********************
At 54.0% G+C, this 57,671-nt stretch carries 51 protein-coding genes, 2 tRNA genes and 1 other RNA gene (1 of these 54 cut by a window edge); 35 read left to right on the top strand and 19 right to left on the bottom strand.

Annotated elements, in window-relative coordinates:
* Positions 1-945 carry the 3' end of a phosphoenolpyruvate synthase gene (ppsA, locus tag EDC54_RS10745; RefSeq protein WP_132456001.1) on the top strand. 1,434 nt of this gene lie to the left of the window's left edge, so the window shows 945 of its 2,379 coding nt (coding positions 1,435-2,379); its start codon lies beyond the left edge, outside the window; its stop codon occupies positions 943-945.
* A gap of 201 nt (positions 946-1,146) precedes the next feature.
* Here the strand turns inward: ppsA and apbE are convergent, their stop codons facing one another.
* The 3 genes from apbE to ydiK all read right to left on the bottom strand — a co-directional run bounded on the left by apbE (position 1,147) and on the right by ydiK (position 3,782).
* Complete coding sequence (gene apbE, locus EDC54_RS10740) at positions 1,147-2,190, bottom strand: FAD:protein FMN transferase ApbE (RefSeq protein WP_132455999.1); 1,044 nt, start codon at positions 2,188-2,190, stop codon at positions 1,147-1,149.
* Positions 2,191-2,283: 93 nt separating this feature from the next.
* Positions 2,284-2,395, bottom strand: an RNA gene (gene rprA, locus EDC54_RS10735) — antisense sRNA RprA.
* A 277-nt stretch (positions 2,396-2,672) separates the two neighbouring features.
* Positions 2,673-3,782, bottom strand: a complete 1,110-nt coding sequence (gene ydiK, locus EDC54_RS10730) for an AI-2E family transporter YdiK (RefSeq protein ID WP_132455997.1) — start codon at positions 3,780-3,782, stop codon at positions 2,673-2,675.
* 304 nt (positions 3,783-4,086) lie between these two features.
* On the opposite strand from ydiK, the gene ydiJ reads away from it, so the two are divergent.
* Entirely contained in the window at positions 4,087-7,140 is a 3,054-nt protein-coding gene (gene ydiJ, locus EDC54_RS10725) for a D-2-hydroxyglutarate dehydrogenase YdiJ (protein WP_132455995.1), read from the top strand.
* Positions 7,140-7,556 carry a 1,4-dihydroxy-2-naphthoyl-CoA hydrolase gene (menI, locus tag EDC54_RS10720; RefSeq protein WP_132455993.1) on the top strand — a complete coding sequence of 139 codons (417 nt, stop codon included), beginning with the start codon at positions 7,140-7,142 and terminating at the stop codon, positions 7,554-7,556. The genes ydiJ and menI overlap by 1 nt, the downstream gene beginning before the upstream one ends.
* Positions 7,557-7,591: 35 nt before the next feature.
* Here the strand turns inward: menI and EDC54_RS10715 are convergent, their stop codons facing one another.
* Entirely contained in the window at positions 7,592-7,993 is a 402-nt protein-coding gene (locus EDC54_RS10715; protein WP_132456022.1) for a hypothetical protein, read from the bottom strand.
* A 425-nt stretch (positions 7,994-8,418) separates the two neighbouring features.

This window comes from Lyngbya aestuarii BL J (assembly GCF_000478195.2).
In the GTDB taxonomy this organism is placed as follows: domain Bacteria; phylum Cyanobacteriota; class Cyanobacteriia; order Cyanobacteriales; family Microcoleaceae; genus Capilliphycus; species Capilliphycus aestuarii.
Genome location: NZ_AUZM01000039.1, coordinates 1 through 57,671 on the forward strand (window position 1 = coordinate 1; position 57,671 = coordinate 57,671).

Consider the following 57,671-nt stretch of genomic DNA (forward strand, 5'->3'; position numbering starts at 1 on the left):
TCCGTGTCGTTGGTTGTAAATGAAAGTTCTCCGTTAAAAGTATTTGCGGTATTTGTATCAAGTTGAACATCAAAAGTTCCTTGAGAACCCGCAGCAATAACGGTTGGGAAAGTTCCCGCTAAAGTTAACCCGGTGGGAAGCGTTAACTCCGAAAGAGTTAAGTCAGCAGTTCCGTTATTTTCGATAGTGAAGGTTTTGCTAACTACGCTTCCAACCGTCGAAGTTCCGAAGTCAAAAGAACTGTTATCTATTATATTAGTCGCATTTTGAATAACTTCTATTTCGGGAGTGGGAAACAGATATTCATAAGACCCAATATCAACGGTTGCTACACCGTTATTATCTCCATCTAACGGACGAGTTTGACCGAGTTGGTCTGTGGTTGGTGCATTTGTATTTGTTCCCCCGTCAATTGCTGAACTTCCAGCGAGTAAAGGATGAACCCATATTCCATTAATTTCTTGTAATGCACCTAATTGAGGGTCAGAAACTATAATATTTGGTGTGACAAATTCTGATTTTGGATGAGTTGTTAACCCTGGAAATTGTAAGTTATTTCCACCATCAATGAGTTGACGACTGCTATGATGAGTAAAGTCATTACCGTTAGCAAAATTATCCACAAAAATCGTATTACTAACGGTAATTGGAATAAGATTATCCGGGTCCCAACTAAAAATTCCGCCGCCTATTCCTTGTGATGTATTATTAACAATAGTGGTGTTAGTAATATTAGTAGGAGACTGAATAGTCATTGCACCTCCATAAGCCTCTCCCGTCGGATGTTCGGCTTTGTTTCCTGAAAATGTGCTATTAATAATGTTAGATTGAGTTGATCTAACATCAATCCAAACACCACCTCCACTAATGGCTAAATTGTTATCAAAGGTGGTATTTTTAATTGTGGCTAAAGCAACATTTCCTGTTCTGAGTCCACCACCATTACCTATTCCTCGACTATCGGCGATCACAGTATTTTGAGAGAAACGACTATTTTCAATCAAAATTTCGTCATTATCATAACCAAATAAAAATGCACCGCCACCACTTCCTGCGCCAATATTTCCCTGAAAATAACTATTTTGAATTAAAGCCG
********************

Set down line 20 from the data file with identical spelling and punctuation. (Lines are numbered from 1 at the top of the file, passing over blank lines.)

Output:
This window comes from Lyngbya aestuarii BL J (assembly GCF_000478195.2).